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Democrats and Republicans are also interacting less and less in the United States. This social polarization comes as political identity is more important to voters than ever before. Being a Democrat or a Republican is an integral part of who the voter is, shaping both their political choices — like who they vote for — and their non-political ones, such as who they vote for. B. who he hangs out with.

Given these factors, conversations about politics are increasingly taking place among people who already agree on political issues.

Politicians like former President Donald Trump and others seem to be taking advantage of the fact that they are preaching to the choir, so to speak, using increasingly polarized language to attack the other side.

Whether or not language is polarized is a subjective question, but my research and the work of others has focused on how negative a political message is and how extreme the message is.

Women and men stand together with protest signs reading
Donald Trump and his supporters were known for chanting “Lock her up!” during the 2016 campaign. regarding Hillary Clinton. David Hume Kennerly/Getty Images

The Declining Power of Polarized News

There are some signs that voters are tired of negative political communications flooding their screens.

Using data from the 2016 US presidential election, my collaborators and I found that political ad messages that are more polarized hurt candidates in the polls and make voters talk less about the candidate.

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In particular, we find that voters prefer more centrist and consistent messages in political ads, at least in the context of the recent presidential election. This research used text analysis methods that allowed us to rank each ad based on how polarized the message was and how consistent the message was for the candidate.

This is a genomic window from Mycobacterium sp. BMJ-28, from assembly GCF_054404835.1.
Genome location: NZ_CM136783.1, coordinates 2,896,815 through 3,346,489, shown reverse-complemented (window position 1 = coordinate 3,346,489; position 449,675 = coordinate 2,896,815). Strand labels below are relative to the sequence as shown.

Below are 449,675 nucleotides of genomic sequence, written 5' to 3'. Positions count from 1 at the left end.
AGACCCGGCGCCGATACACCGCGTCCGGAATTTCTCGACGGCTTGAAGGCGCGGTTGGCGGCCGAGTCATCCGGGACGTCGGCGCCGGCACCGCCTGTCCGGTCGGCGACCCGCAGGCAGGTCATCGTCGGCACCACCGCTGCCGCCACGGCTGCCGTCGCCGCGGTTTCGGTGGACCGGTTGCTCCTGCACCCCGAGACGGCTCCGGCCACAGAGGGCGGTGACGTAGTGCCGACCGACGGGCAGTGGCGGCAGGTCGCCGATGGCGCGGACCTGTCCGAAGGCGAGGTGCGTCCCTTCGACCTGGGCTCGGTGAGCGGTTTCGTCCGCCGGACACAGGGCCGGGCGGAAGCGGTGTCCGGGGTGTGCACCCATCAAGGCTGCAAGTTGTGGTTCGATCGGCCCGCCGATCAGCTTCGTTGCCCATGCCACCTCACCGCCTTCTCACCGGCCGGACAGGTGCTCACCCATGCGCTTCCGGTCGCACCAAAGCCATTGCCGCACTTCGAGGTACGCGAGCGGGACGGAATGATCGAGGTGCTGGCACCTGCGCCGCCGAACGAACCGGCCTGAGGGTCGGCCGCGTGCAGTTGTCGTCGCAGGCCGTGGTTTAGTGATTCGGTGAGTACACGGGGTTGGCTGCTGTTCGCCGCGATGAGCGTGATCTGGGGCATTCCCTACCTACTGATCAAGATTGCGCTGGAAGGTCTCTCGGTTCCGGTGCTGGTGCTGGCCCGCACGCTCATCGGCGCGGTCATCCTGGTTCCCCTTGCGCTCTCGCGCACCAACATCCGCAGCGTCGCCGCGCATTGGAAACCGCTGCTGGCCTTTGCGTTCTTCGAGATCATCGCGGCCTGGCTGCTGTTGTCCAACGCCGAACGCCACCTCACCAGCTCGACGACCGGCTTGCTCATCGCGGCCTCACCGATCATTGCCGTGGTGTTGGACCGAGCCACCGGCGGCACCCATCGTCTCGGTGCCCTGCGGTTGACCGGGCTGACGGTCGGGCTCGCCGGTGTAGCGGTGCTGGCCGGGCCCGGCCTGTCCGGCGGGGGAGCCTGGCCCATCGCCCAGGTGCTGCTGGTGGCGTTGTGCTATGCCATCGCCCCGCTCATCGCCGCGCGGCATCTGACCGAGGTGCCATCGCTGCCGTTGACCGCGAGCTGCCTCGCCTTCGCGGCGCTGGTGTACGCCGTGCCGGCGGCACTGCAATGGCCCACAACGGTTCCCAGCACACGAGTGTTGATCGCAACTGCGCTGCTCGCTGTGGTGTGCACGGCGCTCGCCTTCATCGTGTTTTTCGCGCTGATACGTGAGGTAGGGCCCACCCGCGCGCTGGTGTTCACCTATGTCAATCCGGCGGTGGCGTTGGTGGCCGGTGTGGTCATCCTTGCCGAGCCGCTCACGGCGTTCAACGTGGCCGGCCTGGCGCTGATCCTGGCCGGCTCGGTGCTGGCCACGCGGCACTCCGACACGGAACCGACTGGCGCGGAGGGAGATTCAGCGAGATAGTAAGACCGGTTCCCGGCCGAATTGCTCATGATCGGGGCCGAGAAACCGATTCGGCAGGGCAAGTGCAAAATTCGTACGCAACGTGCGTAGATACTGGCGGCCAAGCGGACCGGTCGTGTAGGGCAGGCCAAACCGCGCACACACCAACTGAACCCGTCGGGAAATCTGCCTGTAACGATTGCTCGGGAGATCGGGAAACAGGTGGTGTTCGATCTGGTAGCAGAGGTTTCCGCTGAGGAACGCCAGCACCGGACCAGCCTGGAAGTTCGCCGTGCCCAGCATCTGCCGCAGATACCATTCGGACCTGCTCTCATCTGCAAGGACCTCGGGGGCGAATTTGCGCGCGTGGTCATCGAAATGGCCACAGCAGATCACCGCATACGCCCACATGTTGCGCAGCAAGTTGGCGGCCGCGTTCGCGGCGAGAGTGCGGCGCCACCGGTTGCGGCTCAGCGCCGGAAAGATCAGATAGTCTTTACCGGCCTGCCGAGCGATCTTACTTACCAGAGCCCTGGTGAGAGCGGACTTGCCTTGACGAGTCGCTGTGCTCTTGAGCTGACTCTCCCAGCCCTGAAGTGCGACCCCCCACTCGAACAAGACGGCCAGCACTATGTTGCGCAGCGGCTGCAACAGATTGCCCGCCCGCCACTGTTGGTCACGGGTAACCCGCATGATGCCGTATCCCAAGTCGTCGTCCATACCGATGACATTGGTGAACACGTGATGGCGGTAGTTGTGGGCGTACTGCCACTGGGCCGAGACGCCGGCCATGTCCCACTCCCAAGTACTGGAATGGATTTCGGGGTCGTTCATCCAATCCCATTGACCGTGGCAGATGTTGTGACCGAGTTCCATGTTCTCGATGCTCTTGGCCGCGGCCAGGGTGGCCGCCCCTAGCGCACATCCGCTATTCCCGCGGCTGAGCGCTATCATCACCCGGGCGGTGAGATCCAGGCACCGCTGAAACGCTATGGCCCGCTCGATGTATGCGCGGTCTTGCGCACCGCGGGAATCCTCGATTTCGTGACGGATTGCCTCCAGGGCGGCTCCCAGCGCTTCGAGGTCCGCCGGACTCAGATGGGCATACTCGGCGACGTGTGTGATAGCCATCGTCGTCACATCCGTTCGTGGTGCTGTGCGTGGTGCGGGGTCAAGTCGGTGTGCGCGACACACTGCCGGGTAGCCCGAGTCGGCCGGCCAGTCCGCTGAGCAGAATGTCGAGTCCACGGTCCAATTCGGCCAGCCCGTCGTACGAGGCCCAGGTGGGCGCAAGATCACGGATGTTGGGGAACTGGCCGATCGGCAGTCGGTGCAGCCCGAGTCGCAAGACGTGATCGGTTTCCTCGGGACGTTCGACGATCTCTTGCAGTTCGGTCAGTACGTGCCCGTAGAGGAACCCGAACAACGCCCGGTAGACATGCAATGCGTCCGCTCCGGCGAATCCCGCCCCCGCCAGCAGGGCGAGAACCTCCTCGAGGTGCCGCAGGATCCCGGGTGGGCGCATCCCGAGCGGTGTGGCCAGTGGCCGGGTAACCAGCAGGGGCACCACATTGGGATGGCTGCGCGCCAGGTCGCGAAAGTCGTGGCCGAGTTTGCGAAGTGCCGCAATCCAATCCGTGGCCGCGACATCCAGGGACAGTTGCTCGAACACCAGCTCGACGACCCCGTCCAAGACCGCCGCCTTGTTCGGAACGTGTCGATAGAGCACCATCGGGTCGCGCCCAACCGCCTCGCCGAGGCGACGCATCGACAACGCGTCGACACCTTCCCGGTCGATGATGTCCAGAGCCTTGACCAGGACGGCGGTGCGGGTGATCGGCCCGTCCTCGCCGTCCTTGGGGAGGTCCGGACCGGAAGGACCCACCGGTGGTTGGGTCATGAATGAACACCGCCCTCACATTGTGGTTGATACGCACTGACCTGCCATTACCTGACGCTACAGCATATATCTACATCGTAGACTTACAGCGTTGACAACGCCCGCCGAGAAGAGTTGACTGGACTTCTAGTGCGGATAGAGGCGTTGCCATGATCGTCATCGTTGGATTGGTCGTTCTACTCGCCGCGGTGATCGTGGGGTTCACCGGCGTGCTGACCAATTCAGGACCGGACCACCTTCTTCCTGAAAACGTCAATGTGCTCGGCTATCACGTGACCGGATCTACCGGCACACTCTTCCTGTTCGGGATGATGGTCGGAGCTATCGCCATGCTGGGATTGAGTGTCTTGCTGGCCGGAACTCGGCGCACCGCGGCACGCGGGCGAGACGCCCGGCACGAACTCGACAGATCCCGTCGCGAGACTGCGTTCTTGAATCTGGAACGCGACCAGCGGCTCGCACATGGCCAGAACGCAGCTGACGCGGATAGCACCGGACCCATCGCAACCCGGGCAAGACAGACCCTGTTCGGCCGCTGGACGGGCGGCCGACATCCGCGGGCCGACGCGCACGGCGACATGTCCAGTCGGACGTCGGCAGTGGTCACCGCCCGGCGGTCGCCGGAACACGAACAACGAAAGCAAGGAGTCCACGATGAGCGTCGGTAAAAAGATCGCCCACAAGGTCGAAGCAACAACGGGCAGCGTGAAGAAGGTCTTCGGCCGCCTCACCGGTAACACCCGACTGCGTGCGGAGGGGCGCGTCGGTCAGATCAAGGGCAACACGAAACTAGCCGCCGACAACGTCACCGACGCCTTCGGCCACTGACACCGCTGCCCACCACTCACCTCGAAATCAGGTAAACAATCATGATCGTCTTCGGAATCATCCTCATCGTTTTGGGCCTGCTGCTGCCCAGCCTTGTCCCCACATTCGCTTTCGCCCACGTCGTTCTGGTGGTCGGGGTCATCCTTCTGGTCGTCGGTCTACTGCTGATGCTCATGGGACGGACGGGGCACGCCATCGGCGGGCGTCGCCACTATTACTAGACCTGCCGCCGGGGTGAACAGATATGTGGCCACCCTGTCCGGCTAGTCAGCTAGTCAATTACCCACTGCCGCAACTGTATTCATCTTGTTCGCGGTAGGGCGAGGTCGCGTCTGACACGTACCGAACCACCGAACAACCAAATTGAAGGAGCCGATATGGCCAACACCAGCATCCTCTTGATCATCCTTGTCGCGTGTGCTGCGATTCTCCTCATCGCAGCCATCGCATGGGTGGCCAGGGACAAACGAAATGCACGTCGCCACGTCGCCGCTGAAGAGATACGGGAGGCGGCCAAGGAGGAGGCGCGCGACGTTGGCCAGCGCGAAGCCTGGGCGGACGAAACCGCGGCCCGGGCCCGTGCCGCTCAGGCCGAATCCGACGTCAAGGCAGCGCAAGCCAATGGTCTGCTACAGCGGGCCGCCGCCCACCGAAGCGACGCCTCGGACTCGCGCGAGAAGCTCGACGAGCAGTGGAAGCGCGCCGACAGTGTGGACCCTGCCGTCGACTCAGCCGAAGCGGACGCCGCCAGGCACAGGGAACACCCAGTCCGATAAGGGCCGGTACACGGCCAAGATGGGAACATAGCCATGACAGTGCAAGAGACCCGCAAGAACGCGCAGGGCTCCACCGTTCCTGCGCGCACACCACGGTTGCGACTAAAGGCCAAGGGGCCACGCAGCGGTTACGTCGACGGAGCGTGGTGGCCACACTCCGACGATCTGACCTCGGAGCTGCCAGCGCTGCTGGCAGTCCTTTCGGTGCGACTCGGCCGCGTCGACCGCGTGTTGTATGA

Polarized messages are particularly damaging to a candidate’s election chances when they are inappropriate for the candidate—that is, for politicians who are typically moderate and then seek to go to extremes.

A white man in a red hat appears to be arguing with a young black man in a crowded scene that looks like a protest.
A protester and a supporter of US Judge Brett Kavanaugh argue ahead of his confirmation in 2018. Jim Watson/AFP via Getty Images

Outlook for the midterms of 2022

The stakes are high in the upcoming midterm elections in November 2022, with every seat in the House of Representatives and about a third of the Senate seats up for grabs. Political advertising spending is expected to hit a record $8.9 billion this mid-election season.

When the prevailing tone of these messages is toxic, political campaigns run the risk of turning off increasing numbers of voters.

My research shows that there are new consequences of polarized communication that can harm candidates in elections. These insights could encourage political campaigns to test different advertising strategies in the medium term to potentially curb negativity.

Beth L Fossen, Assistant Professor of Marketing Kelley School of Business, Indiana University. This article has been republished under a Creative Commons license from The Conversation, a nonprofit news source dedicated to sharing expert insight. Read the original article.